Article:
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How Apple Sidesteps Billions in Taxes


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How Apple Sidesteps Billions in Taxes

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David Calvert for The New York Times

Braeburn Capital, an Apple subsidiary in Reno, Nev., manages and invests the company’s cash. Nevada has a corporate tax rate of zero, as opposed to the 8.84 percent levied in California, where Apple has its headquarters.

By CHARLES DUHIGG and DAVID KOCIENIEWSKI

Published: April 28, 2012

RENO, Nev.Apple, the world’s most profitable technology company, doesn’t design iPhones here. It doesn’t run AppleCare customer service from this city. And it doesn’t manufacture MacBooks or iPads anywhere nearby.

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Brian Murphy, center, head of De Anza College in Cupertino, Calif., says the big tech firms are “philosophically antitax, and it’s decimating the state.”

Yet, with a handful of employees in a small office here in Reno, Apple has done something central to its corporate strategy: it has avoided millions of dollars in taxes in California and 20 other states.

Apple’s headquarters are in Cupertino, Calif. By putting an office in Reno, just 200 miles away, to collect and invest the company’s profits, Apple sidesteps state income taxes on some of those gains.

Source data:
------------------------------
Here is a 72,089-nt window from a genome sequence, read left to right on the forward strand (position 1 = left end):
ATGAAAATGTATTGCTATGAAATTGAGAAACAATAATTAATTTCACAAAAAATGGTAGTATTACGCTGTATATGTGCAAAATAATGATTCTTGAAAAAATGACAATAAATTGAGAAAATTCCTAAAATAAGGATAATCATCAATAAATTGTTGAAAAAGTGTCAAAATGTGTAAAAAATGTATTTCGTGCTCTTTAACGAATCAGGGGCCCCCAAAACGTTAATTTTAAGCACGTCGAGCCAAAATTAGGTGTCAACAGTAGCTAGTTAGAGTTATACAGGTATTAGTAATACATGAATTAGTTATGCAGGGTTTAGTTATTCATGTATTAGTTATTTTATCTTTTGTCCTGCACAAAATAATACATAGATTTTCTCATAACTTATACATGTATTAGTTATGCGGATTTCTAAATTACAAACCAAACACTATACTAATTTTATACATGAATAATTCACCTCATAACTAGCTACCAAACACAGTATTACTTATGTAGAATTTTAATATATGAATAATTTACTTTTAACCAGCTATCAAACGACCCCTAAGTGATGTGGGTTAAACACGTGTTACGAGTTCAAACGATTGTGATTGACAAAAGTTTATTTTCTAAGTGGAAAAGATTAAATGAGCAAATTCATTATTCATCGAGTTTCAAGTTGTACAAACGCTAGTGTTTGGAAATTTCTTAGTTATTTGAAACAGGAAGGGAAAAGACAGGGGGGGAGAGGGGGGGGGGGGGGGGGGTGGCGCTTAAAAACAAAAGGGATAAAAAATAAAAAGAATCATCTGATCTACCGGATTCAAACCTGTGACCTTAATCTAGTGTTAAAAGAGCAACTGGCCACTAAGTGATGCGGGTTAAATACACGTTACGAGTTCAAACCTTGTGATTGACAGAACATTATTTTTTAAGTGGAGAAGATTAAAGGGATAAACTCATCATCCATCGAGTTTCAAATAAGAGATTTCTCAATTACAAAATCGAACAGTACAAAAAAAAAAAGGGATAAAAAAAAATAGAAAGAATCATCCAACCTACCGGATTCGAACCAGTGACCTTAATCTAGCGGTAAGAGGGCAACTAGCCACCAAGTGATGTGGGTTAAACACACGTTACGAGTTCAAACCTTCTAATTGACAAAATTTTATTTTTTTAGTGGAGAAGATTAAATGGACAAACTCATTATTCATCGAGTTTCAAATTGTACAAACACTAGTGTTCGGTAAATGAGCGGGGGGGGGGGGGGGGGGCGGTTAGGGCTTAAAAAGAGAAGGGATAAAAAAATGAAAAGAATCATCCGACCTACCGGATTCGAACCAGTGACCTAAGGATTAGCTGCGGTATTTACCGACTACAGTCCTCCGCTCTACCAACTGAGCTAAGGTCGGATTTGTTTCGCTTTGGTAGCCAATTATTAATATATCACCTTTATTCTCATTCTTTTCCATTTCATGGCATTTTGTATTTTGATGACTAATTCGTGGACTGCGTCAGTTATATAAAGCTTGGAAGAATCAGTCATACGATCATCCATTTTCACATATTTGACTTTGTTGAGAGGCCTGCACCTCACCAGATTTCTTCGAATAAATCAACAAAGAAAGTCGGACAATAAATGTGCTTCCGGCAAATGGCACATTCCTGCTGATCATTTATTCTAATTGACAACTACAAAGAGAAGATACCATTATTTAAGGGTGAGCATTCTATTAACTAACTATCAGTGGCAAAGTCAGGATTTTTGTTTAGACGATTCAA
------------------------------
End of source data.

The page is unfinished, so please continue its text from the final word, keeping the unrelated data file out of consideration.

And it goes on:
California’s corporate tax rate is 8.84 percent. Nevada’s? Zero.

Setting up an office in Reno is just one of many legal methods Apple uses to reduce its worldwide tax bill by billions of dollars each year. As it has in Nevada, Apple has created subsidiaries in low-tax places like Ireland, the Netherlands, Luxembourg and the British Virgin Islands — some little more than a letterbox or an anonymous office — that help cut the taxes it pays around the world.

Almost every major corporation tries to minimize its taxes, of course. For Apple, the savings are especially alluring because the company’s profits are so high. Wall Street analysts predict Apple could earn up to $45.6 billion in its current fiscal year — which would be a record for any American business.

Apple serves as a window on how technology giants have taken advantage of tax codes written for an industrial age and ill suited to today’s digital economy. Some profits at companies like Apple, Google, Amazon, Hewlett-Packard and Microsoft derive not from physical goods but from royalties on intellectual property, like the patents on software that makes devices work. Other times, the products themselves are digital, like downloaded songs. It is much easier for businesses with royalties and digital products to move profits to low-tax countries than it is, say, for grocery stores or automakers. A downloaded application, unlike a car, can be sold from anywhere.

Read the FULL 5-page article (with multimedia) at: http://www.nytimes.c...nd-nations.html

Steve

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I am sure Apple is not the only company doing this....

Just an example.. All major businesses "cheat" on their taxes.. off-shore or in tax-free business havens in Europe.. Apple posted a rebuttal but I can only post so many news items a day or I'll lose that opportunity to post news at all.

Steve

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